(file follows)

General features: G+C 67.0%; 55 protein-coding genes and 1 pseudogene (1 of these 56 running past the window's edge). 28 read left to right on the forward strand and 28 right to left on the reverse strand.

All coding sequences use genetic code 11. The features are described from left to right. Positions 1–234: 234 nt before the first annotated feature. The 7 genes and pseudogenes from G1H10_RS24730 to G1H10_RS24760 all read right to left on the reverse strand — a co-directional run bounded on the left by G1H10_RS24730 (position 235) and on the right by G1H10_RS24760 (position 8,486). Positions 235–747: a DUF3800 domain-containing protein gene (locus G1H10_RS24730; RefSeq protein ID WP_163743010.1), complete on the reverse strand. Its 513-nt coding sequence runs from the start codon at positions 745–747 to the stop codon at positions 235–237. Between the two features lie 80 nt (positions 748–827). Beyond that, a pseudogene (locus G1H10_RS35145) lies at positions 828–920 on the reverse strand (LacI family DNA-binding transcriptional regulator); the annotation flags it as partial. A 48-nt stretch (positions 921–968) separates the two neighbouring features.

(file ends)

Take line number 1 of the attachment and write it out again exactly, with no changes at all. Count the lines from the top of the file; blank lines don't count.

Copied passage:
General features: G+C 67.0%; 55 protein-coding genes and 1 pseudogene (1 of these 56 running past the window's edge). 28 read left to right on the forward strand and 28 right to left on the reverse strand.